‘Any alcohol?’ another asked.

‘No. He did not ask for anything special. He just had water.’

The wife of the relative who had spoken last stood up. ‘What is wrong with you people?’ She rushed to the stand and almost pushed the Warden aside. ‘Who gives a rat’s behind. Cold dish of cyanide and save us all the trouble of this ugly day. Know what? I thank God this Governor ain’t gonna have any of this twenty five years in jail shit. Waiting, waiting.’ She shook her pretty, long hair. ‘They took ‘em out. In broad daylight. Our family members. Yours and mine.’ She poked her finger at the other victims’ families, as if their response was lacking. ‘Shot ‘em all up. In cold blood. All what’s happened here today is justice. Some of you people just not getting it. Justice! You media people are fucking full of it.’

She was ushered away and the rest came then with the same thing. Brothers, cousins, a grandfather. No end to it, till Keller felt his eyelids getting heavy and excused himself. He had been attracting attention these last years, since working out at the gym, but he’d always had some, with his square jaw and his blond hair.

‘That’s him!’ One of the victims’ families, a boy with a chuck of freckles over his face, stood up and pointed. ‘That’s the son!’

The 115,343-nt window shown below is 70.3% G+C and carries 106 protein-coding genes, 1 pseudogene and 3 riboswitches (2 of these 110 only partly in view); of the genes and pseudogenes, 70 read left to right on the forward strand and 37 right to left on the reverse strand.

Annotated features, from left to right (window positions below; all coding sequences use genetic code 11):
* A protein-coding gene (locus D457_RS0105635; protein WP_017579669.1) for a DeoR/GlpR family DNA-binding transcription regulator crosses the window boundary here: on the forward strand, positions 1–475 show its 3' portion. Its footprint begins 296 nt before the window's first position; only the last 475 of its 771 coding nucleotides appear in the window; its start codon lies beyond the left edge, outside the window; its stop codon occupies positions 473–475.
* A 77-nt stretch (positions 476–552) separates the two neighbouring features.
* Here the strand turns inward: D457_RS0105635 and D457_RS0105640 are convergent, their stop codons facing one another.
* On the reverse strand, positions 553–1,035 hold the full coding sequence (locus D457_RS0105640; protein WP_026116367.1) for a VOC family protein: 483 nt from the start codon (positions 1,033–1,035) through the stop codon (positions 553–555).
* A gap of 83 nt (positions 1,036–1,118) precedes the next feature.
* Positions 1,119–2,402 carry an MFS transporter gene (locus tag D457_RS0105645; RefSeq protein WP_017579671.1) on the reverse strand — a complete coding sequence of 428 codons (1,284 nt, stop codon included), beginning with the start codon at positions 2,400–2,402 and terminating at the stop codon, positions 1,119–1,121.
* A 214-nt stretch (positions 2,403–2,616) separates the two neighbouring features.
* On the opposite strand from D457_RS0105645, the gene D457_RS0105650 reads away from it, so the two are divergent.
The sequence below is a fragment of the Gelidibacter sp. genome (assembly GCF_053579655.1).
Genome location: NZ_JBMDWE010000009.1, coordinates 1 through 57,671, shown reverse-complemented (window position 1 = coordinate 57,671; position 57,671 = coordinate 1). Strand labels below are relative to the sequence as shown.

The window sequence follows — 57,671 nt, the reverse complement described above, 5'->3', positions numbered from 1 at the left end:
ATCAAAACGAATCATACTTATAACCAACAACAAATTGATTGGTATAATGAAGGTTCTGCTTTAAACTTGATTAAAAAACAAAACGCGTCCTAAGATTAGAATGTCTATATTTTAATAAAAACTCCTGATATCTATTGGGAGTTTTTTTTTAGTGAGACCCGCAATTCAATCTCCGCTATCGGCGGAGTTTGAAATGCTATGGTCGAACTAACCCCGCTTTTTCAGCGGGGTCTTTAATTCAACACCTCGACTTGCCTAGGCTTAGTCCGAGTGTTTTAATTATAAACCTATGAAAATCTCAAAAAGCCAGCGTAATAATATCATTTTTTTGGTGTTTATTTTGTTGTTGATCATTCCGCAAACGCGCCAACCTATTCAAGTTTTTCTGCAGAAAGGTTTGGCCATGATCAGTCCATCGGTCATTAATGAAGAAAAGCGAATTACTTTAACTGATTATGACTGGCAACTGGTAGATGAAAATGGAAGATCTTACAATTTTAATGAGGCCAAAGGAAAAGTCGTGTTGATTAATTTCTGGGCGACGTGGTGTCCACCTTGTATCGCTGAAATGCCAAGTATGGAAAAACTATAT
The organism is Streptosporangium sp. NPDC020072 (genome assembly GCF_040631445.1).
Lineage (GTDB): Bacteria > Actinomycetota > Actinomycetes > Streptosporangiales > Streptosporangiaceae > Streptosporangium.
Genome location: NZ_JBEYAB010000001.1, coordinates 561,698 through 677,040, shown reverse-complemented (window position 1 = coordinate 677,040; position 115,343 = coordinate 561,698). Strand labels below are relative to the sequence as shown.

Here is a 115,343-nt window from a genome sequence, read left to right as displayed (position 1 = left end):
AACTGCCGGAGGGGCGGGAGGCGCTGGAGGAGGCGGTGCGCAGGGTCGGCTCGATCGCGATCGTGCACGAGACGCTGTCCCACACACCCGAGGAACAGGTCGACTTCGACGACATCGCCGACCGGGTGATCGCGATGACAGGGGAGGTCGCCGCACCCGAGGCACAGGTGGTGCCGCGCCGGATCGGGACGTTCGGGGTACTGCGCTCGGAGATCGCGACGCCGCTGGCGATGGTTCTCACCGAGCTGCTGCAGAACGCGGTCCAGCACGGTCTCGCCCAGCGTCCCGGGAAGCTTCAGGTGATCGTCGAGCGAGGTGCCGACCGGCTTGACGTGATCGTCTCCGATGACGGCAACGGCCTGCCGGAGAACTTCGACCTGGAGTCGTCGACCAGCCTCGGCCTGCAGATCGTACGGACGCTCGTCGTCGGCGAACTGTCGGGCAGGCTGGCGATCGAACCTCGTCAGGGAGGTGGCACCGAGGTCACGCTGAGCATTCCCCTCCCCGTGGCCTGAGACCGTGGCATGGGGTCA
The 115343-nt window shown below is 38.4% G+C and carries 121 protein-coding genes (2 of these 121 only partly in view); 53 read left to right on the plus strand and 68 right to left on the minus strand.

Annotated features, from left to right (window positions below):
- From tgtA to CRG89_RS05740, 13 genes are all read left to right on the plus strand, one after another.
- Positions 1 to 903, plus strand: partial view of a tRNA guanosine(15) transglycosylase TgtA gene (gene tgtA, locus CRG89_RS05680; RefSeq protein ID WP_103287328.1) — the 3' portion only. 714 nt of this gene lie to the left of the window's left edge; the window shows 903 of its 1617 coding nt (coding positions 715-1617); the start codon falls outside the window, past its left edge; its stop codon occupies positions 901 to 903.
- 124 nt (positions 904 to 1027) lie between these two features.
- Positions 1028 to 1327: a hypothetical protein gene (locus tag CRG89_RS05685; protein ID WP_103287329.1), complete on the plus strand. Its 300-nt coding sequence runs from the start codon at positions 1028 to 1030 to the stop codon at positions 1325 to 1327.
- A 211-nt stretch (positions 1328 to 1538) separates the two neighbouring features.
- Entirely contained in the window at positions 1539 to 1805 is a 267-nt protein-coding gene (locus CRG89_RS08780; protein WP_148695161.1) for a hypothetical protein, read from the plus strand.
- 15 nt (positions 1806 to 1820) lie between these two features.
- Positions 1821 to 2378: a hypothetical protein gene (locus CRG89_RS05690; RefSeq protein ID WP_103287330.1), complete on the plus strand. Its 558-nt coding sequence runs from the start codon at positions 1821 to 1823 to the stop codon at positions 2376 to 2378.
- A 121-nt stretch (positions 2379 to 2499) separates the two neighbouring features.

Keller was too tired for this. He turned around slowly. The boy looked barely out of his teens. ‘What? You gonna lynch me too?’ Keller wagged a lazy finger and exaggerated his southern drawl. ‘I think you done had your money’s worth for one day. Y’all take care now.’

About the author

Jenny is a novelist, screenplay writer and playwright. After a series of 'proper jobs', she realised she was living someone else's life and escaped to Gascony to make gîtes. Knee deep in cement and pregnant, Jenny was happy. Then autism and a distracted spine surgeon wiped out the order. Returned to wonderful England, to write her socks off. 

Jenny would like to see the Northern Lights but worries that’s the best bit and should be saved till last. Very happily, and gratefully, settled with family. 

She tries not to take herself too seriously.

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1 comment:

  1. I am a sucker for a great cover and this one made me come over and check out the post. Sounds like a good one.
    sherry @ fundinmental